Northwestern study supports benefits of California gender-quota law


Source: Olivier Douliery/Abaca Press/MCT

Bank of America Corporation members testify before the Financial Crisis Inquiry Commission. California recently passed a law requiring women to hold seats of public corporate boards.

Neya Thanikachalam, Reporter

In an attempt to make management positions more available to women, California passed a law on Sept. 30 requiring women to hold seats on public corporate boards. The law, which is the first gender-quota law for public corporations passed in the U.S., is supported by Northwestern research that found companies with more women on boards had fewer layoffs during the 2008-09 recession.

Kellogg Prof. David Matsa and University of Virginia Prof. Amalia Miller studied how a 2006 gender quota passed in Norway affected corporate decision making.

In another study, Matsa and Miller found that women-run companies had higher rates of employee retainment during the recession. Though Matsa said this led to increased labor costs, there were potential economic benefits to avoiding downsizing.

“Downsizing decisions are difficult,” Matsa said. “They save a company money in the short run by enabling them to save costs, but in the long run, they could leave an organization a little flat-footed in trying to recover after the economy picks up.”

This strongly suggests women-run companies are more employee friendly, Matsa said.

For California state Sen. Hannah-Beth Jackson (D-19), this does not come as a surprise. Jackson wrote the California law, but she has been advocating for women’s rights for many years. She said she believes women bring a lot to the table, but they don’t always receive the credit they deserve.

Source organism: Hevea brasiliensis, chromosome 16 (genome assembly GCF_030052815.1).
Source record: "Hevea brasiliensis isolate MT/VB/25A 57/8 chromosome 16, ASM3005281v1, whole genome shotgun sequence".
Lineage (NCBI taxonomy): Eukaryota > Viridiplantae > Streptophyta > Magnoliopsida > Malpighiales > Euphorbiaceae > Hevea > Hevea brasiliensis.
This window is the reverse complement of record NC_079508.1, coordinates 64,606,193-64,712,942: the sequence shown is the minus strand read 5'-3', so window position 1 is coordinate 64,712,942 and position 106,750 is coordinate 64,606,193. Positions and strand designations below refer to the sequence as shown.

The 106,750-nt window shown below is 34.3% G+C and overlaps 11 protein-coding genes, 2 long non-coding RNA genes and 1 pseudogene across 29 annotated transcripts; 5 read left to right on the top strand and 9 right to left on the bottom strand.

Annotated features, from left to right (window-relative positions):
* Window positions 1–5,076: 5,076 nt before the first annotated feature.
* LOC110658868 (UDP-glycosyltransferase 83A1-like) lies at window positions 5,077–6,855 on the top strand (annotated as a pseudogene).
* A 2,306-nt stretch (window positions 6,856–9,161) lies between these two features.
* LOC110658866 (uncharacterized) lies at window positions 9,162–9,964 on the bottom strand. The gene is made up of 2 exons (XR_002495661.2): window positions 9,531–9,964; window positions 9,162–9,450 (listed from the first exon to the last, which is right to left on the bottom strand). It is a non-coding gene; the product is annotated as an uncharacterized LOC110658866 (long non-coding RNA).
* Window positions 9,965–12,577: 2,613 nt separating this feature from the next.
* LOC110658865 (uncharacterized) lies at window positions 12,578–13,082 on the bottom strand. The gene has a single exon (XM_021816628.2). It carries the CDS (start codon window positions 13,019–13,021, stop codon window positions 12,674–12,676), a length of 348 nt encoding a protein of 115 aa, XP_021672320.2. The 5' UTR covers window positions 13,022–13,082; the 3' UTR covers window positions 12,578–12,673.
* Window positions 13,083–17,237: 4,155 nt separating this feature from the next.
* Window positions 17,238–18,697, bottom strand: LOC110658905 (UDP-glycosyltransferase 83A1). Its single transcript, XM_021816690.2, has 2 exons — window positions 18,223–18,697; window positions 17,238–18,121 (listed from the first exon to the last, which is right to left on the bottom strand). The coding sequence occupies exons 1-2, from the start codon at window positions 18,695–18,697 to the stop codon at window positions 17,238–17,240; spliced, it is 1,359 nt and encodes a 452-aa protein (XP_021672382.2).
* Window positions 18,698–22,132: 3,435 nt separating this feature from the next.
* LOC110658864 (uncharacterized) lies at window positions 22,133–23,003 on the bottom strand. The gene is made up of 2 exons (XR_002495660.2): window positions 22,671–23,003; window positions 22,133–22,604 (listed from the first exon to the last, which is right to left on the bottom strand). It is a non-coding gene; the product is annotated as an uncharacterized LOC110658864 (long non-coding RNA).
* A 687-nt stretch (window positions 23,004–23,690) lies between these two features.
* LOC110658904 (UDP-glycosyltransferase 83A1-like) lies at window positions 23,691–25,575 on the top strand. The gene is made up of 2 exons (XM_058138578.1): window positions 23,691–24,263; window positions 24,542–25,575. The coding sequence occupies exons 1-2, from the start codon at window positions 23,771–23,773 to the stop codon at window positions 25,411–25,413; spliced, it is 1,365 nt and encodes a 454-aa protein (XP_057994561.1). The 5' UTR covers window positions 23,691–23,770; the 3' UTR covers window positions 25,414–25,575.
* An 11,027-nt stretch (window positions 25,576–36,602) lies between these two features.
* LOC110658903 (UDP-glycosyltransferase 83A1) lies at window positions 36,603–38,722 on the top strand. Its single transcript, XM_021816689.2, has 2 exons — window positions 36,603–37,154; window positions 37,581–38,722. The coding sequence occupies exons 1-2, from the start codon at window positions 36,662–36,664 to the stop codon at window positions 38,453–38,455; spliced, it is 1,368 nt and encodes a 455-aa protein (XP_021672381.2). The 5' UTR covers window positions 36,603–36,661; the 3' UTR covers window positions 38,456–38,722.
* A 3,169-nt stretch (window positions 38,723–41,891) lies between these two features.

“It is a question of life experience, perspective, and in many instances, we have these incredibly qualified women who have just been denied access to this leadership because they’re women,” Jackson said. “No other reason.”

Former IBM corporate development vice president Claudia Munce also said women continue to face obstacles in the workforce. As the founder of IBM’s Venture Capital Group and a member of four corporate boards and two nonprofit boards, she said she has had a lot of experience as a woman in a male-dominated world.

Munce said while the legislation passed in California is a step in the right direction, women should not forget to advocate for themselves.

“A lot has changed and a lot hasn’t,” Munce said. “More often than not, most women will say ‘Well, I’m not quite sure whether I want to take that job,’ while a man would just jump in and see what happens.”

Jackson also added that while she is glad her bill passed, she believes there are still issues that need to be addressed regarding gender equality in the workplace, including childcare for working women and the pay gap between men and women. She also wrote and passed one of the strongest equal pay bills in the country.

Jackson said she believes it’s unlikely that legislation regarding a gender quota will be passed on a national scale like it was in Norway, but she does think the California bill is influential.

“I don’t give a lot of credibility to the federal government to do much of anything, but I do think and believe very strongly that it has had a very positive impact nationally,” Jackson said. “With this bill, we really opened up the discussion.”

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